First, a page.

What did you consent to? Have you any idea? Did you read the terms and conditions or just sign? Maybe you just clicked the ‘agree’ button. Did you at least save or download the terms and conditions to read later? Maybe not.
Don’t worry you’re not alone. Most of us ‘just sign’. However, don’t forget you are signing a contract. A contract is binding and only in limited circumstances can you break it or have it declared invalid. The contract you haven’t read may say anything and commit you to things you don’t agree with.
In legal terms what is said in the contract is generally absolute. If you have agreed to sell your soul to the devil, regardless of whether you have signed in blood or not, this stands. There exist unfair contract provisions, but generally what you have agreed to stands.
If you have signed a financial contract, you may have agreed to sign over your home to a bank if you default on a loan. This could mean as little (or as much) as missing a single payment. You may have agreed for a bank to raise interest rates whenever it wishes. Perhaps more concerningly you may have agreed for a bank to change the terms and conditions whenever they wish. If you are lucky the bank may notify you in advance of any changes.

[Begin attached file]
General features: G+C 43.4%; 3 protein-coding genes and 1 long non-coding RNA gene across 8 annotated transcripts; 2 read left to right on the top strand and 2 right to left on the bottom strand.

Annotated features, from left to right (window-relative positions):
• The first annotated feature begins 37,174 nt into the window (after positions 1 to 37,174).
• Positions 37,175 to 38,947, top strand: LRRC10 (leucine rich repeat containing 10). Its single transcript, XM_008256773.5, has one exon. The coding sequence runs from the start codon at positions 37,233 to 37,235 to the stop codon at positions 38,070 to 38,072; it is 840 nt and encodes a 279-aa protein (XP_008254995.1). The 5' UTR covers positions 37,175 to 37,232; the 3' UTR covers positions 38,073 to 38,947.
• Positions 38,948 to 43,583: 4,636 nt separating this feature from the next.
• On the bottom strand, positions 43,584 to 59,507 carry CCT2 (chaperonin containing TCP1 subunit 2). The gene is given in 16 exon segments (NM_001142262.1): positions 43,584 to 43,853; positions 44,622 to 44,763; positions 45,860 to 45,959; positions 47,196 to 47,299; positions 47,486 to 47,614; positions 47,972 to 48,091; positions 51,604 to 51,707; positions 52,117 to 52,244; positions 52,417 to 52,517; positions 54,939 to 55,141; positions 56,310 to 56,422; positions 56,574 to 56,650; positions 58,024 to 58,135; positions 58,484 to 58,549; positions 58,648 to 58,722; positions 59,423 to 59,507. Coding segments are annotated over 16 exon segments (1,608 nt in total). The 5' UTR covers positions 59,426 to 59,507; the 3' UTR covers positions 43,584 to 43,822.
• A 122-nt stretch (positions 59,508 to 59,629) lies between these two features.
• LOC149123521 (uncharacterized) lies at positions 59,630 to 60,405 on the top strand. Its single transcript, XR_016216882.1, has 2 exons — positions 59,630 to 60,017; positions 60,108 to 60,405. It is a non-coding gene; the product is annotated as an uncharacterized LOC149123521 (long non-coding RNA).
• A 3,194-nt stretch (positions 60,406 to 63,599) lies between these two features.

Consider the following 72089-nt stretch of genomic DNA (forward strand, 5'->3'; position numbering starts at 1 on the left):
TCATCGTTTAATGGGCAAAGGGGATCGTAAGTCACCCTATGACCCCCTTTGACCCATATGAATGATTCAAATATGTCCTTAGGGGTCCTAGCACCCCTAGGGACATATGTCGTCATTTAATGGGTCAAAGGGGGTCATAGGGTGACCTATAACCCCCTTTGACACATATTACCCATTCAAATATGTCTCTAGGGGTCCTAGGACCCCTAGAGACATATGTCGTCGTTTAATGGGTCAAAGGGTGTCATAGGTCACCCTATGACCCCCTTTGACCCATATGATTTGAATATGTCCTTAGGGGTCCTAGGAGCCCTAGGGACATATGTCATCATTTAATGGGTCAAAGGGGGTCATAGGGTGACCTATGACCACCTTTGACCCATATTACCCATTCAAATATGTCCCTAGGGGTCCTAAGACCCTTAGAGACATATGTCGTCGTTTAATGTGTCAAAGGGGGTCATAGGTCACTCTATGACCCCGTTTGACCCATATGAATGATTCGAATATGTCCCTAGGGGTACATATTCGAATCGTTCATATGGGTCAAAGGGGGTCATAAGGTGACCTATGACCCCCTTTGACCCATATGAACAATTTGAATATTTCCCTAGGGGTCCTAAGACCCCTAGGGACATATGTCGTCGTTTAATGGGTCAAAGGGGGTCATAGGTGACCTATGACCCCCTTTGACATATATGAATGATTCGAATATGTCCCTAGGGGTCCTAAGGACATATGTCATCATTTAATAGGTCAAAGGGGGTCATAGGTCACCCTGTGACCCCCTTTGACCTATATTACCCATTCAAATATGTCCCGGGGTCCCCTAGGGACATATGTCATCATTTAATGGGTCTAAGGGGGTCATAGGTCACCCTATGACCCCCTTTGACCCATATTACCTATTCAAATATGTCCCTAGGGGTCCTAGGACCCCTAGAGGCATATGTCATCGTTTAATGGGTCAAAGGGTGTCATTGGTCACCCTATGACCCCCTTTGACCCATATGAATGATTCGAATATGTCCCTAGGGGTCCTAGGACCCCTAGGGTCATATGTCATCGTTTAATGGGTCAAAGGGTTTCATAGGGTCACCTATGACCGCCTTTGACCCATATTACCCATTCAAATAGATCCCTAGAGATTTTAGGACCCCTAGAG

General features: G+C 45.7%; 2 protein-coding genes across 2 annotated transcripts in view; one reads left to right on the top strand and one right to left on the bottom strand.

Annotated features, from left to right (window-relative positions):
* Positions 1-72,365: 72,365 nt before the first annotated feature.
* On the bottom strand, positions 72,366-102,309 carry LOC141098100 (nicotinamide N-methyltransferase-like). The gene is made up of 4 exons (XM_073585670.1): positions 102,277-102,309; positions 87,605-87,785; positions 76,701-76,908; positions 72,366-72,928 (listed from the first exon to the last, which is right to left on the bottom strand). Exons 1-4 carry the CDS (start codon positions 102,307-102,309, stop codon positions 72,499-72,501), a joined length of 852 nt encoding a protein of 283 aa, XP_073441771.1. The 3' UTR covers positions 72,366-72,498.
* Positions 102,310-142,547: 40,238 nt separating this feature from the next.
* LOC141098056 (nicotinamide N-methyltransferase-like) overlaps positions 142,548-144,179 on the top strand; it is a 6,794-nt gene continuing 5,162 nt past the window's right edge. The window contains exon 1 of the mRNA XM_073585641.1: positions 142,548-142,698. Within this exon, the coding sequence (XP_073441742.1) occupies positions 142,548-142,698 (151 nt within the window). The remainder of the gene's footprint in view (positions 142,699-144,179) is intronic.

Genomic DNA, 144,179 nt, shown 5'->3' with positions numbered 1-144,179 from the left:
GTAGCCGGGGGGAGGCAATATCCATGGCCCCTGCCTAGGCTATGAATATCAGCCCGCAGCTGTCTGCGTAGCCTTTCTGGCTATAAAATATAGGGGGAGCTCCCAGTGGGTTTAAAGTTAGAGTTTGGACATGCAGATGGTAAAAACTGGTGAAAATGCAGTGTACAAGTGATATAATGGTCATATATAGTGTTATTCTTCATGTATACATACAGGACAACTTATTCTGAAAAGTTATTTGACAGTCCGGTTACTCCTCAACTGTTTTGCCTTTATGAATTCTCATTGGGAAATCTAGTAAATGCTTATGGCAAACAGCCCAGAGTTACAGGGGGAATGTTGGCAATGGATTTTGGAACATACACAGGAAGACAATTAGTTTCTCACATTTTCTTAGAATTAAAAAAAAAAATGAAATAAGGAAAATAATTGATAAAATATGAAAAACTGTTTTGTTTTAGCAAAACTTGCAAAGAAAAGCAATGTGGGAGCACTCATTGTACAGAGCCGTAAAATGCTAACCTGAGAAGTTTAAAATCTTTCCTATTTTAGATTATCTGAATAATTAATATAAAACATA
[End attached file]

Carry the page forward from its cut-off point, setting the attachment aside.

Generally, contracts with financial institutions are one sided - take it or leave it. That is because this is what most people do. However, every contract is open to negotiation. A bank may not wish to negotiate, but it is possible and necessary if they want your business.
There is a true story of a Russian man who amended the terms and conditions a bank sent him. These were found to be valid, though ultimately a settlement was reached. Don’t just consent, read the terms and conditions and if you wish (and can) negotiate.